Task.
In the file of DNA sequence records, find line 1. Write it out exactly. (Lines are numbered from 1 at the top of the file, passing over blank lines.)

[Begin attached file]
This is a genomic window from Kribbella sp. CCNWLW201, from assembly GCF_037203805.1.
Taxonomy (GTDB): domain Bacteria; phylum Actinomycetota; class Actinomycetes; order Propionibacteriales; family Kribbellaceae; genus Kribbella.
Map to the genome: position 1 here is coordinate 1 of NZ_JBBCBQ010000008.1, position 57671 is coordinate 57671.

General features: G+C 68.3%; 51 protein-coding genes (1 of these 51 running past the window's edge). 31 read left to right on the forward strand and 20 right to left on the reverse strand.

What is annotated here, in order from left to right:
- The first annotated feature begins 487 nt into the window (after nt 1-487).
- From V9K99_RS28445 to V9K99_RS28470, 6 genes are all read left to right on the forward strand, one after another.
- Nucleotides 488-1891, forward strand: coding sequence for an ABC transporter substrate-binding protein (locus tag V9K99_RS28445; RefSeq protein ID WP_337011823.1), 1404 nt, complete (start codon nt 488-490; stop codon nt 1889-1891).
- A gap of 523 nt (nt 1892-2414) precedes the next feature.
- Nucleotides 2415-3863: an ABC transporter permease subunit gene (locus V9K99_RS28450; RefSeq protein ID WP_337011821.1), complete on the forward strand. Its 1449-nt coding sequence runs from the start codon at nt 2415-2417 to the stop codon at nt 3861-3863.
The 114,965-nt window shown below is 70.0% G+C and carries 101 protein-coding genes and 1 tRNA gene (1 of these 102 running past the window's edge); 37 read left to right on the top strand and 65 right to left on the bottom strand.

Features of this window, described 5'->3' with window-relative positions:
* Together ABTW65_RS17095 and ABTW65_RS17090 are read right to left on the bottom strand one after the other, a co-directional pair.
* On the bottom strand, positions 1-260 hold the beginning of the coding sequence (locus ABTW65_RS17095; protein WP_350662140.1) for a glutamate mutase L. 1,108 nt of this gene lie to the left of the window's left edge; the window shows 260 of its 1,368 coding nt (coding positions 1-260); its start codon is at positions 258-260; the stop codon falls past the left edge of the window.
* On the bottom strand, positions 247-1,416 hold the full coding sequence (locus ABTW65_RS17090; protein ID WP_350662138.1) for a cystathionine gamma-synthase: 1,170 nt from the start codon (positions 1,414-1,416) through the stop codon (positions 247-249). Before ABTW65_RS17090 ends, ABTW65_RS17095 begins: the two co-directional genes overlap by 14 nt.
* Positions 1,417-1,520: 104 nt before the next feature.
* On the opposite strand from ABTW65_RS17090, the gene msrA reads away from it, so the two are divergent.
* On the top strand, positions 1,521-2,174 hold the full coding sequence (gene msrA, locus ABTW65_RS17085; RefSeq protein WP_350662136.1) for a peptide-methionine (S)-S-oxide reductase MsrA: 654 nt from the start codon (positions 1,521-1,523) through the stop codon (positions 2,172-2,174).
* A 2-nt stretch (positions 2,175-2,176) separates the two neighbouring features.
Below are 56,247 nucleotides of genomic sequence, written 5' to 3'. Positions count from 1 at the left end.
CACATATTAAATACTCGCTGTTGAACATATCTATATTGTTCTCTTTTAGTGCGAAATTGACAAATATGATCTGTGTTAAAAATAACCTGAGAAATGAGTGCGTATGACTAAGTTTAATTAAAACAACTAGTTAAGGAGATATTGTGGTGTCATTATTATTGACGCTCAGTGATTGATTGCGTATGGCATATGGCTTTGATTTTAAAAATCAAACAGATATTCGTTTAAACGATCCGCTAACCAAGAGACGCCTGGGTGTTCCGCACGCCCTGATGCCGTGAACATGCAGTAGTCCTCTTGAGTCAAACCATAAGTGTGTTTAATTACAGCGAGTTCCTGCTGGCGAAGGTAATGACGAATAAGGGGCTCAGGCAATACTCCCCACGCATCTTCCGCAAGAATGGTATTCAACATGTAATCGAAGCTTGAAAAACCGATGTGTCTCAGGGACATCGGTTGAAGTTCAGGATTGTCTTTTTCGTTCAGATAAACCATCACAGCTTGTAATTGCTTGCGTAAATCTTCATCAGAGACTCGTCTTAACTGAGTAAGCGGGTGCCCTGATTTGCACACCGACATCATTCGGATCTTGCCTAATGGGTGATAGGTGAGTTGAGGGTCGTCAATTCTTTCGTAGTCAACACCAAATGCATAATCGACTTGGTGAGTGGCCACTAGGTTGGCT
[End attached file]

This is a genomic window from Kribbella sp. CCNWLW201, from assembly GCF_037203805.1.